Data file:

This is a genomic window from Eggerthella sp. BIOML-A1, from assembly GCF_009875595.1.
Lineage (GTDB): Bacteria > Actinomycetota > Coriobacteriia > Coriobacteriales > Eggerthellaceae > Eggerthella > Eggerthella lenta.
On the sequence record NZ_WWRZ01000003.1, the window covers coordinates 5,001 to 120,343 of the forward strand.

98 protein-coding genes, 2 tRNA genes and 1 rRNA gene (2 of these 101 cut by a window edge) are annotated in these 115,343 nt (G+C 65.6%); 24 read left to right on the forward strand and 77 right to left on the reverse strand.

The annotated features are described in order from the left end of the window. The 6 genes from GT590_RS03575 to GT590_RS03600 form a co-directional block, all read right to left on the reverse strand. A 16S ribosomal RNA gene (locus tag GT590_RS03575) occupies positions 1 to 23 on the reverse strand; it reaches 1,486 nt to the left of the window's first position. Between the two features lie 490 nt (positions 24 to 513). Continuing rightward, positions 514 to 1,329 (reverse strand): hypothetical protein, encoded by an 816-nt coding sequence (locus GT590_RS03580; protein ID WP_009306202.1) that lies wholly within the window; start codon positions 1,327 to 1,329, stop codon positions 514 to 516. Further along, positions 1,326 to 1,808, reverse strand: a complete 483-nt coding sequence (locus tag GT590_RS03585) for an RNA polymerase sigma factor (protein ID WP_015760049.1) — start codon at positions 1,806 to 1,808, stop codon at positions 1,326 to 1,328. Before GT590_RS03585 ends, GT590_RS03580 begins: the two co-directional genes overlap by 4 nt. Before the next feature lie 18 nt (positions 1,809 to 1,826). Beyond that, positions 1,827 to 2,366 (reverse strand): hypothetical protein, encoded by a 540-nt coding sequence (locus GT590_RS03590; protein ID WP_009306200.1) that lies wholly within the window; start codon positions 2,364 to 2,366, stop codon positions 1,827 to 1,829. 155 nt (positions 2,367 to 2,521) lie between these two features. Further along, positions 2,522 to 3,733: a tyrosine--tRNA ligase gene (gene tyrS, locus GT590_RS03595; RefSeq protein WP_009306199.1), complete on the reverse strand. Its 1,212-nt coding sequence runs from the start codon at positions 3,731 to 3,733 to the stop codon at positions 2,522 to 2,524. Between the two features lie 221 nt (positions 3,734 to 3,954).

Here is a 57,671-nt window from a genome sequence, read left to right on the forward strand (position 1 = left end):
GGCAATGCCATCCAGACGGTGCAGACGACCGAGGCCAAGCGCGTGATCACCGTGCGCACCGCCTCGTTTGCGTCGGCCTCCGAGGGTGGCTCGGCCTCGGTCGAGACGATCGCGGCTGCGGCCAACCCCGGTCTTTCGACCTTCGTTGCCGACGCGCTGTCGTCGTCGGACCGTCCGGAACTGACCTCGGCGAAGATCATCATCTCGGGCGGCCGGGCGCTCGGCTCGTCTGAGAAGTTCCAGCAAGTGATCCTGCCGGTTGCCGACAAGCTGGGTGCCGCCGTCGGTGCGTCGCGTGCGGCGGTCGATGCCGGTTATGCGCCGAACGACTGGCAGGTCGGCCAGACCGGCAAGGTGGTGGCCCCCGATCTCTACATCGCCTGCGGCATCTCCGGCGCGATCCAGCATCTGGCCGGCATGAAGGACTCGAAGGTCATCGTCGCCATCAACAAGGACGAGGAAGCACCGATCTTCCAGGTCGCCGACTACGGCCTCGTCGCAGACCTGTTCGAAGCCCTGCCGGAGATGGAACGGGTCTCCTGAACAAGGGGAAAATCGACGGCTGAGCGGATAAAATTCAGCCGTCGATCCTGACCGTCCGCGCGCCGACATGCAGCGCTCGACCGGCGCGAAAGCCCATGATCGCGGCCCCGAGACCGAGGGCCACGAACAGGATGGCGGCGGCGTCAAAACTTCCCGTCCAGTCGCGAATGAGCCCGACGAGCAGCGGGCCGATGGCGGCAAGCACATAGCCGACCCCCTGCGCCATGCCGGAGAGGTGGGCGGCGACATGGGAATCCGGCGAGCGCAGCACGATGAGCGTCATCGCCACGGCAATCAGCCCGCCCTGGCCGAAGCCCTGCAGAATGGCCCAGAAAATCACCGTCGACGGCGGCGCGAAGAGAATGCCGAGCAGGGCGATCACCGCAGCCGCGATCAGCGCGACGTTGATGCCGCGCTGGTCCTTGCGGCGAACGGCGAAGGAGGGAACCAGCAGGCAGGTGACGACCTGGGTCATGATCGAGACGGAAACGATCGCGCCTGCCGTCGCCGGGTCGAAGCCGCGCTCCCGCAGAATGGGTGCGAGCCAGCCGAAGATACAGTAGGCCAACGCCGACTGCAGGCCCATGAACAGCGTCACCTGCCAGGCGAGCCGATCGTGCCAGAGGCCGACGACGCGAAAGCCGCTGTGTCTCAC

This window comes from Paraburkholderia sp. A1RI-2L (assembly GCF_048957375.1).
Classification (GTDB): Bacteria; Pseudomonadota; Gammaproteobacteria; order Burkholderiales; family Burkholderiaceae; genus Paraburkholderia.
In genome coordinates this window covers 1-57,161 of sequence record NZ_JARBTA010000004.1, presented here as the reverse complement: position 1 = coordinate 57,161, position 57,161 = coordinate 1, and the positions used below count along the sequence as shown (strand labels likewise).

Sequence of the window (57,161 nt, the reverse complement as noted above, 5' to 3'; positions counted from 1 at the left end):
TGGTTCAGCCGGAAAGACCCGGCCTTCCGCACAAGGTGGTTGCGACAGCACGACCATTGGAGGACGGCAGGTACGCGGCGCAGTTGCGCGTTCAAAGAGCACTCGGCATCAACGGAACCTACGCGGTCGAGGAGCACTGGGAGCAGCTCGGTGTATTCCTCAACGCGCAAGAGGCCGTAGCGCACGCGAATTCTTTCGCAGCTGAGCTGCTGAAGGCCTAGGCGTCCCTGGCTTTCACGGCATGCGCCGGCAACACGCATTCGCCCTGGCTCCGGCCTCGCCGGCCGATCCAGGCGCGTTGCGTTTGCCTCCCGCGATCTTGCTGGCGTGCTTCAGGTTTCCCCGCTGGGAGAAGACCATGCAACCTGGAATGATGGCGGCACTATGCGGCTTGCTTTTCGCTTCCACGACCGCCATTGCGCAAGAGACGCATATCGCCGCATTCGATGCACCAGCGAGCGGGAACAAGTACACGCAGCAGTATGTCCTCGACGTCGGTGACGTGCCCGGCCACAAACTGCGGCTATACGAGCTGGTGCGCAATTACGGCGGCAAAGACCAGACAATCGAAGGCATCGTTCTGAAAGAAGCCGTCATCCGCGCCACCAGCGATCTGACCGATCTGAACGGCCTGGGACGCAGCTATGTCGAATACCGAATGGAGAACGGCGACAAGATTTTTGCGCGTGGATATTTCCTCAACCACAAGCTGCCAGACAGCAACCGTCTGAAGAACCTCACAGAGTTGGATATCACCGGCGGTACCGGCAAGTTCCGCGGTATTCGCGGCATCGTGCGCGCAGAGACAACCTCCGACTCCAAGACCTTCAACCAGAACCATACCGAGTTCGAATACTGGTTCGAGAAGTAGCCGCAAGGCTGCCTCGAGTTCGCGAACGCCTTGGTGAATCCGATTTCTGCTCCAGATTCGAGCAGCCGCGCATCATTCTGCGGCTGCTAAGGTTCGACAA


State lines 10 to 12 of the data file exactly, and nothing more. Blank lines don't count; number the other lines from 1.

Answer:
In genome coordinates this window covers 1-57,161 of sequence record NZ_JARBTA010000004.1, presented here as the reverse complement: position 1 = coordinate 57,161, position 57,161 = coordinate 1, and the positions used below count along the sequence as shown (strand labels likewise).

Sequence of the window (57,161 nt, the reverse complement as noted above, 5' to 3'; positions counted from 1 at the left end):
TGGTTCAGCCGGAAAGACCCGGCCTTCCGCACAAGGTGGTTGCGACAGCACGACCATTGGAGGACGGCAGGTACGCGGCGCAGTTGCGCGTTCAAAGAGCACTCGGCATCAACGGAACCTACGCGGTCGAGGAGCACTGGGAGCAGCTCGGTGTATTCCTCAACGCGCAAGAGGCCGTAGCGCACGCGAATTCTTTCGCAGCTGAGCTGCTGAAGGCCTAGGCGTCCCTGGCTTTCACGGCATGCGCCGGCAACACGCATTCGCCCTGGCTCCGGCCTCGCCGGCCGATCCAGGCGCGTTGCGTTTGCCTCCCGCGATCTTGCTGGCGTGCTTCAGGTTTCCCCGCTGGGAGAAGACCATGCAACCTGGAATGATGGCGGCACTATGCGGCTTGCTTTTCGCTTCCACGACCGCCATTGCGCAAGAGACGCATATCGCCGCATTCGATGCACCAGCGAGCGGGAACAAGTACACGCAGCAGTATGTCCTCGACGTCGGTGACGTGCCCGGCCACAAACTGCGGCTATACGAGCTGGTGCGCAATTACGGCGGCAAAGACCAGACAATCGAAGGCATCGTTCTGAAAGAAGCCGTCATCCGCGCCACCAGCGATCTGACCGATCTGAACGGCCTGGGACGCAGCTATGTCGAATACCGAATGGAGAACGGCGACAAGATTTTTGCGCGTGGATATTTCCTCAACCACAAGCTGCCAGACAGCAACCGTCTGAAGAACCTCACAGAGTTGGATATCACCGGCGGTACCGGCAAGTTCCGCGGTATTCGCGGCATCGTGCGCGCAGAGACAACCTCCGACTCCAAGACCTTCAACCAGAACCATACCGAGTTCGAATACTGGTTCGAGAAGTAGCCGCAAGGCTGCCTCGAGTTCGCGAACGCCTTGGTGAATCCGATTTCTGCTCCAGATTCGAGCAGCCGCGCATCATTCTGCGGCTGCTAAGGTTCGACAA